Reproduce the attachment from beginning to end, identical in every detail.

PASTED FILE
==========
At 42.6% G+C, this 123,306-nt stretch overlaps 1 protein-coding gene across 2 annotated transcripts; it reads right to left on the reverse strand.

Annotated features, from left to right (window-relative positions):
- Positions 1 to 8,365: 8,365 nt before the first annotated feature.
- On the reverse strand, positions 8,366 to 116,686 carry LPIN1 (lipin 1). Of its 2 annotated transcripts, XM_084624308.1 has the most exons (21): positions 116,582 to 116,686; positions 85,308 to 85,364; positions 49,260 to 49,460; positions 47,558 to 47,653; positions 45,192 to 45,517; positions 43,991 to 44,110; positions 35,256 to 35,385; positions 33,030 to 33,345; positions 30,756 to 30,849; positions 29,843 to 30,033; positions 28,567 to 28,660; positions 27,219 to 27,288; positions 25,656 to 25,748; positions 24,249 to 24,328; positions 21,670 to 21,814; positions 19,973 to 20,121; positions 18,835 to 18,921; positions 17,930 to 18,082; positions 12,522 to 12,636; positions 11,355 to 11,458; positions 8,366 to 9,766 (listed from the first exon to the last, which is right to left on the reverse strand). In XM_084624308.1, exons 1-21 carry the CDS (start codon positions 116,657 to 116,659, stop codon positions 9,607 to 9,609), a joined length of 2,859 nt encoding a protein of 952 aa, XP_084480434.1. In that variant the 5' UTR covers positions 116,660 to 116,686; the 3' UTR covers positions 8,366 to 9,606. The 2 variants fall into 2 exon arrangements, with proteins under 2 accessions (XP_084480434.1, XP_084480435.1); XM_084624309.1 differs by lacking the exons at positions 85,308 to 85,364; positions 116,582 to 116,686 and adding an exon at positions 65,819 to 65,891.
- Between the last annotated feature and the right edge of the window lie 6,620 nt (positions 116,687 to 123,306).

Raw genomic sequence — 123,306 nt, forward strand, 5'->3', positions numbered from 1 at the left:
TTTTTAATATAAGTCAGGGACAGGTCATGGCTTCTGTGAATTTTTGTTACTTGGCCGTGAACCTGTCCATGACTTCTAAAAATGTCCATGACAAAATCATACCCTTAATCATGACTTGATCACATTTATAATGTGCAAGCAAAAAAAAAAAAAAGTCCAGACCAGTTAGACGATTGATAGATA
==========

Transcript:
At 42.6% G+C, this 123,306-nt stretch overlaps 1 protein-coding gene across 2 annotated transcripts; it reads right to left on the reverse strand.

Annotated features, from left to right (window-relative positions):
- Positions 1 to 8,365: 8,365 nt before the first annotated feature.
- On the reverse strand, positions 8,366 to 116,686 carry LPIN1 (lipin 1). Of its 2 annotated transcripts, XM_084624308.1 has the most exons (21): positions 116,582 to 116,686; positions 85,308 to 85,364; positions 49,260 to 49,460; positions 47,558 to 47,653; positions 45,192 to 45,517; positions 43,991 to 44,110; positions 35,256 to 35,385; positions 33,030 to 33,345; positions 30,756 to 30,849; positions 29,843 to 30,033; positions 28,567 to 28,660; positions 27,219 to 27,288; positions 25,656 to 25,748; positions 24,249 to 24,328; positions 21,670 to 21,814; positions 19,973 to 20,121; positions 18,835 to 18,921; positions 17,930 to 18,082; positions 12,522 to 12,636; positions 11,355 to 11,458; positions 8,366 to 9,766 (listed from the first exon to the last, which is right to left on the reverse strand). In XM_084624308.1, exons 1-21 carry the CDS (start codon positions 116,657 to 116,659, stop codon positions 9,607 to 9,609), a joined length of 2,859 nt encoding a protein of 952 aa, XP_084480434.1. In that variant the 5' UTR covers positions 116,660 to 116,686; the 3' UTR covers positions 8,366 to 9,606. The 2 variants fall into 2 exon arrangements, with proteins under 2 accessions (XP_084480434.1, XP_084480435.1); XM_084624309.1 differs by lacking the exons at positions 85,308 to 85,364; positions 116,582 to 116,686 and adding an exon at positions 65,819 to 65,891.
- Between the last annotated feature and the right edge of the window lie 6,620 nt (positions 116,687 to 123,306).

Raw genomic sequence — 123,306 nt, forward strand, 5'->3', positions numbered from 1 at the left:
TTTTTAATATAAGTCAGGGACAGGTCATGGCTTCTGTGAATTTTTGTTACTTGGCCGTGAACCTGTCCATGACTTCTAAAAATGTCCATGACAAAATCATACCCTTAATCATGACTTGATCACATTTATAATGTGCAAGCAAAAAAAAAAAAAAGTCCAGACCAGTTAGACGATTGATAGATA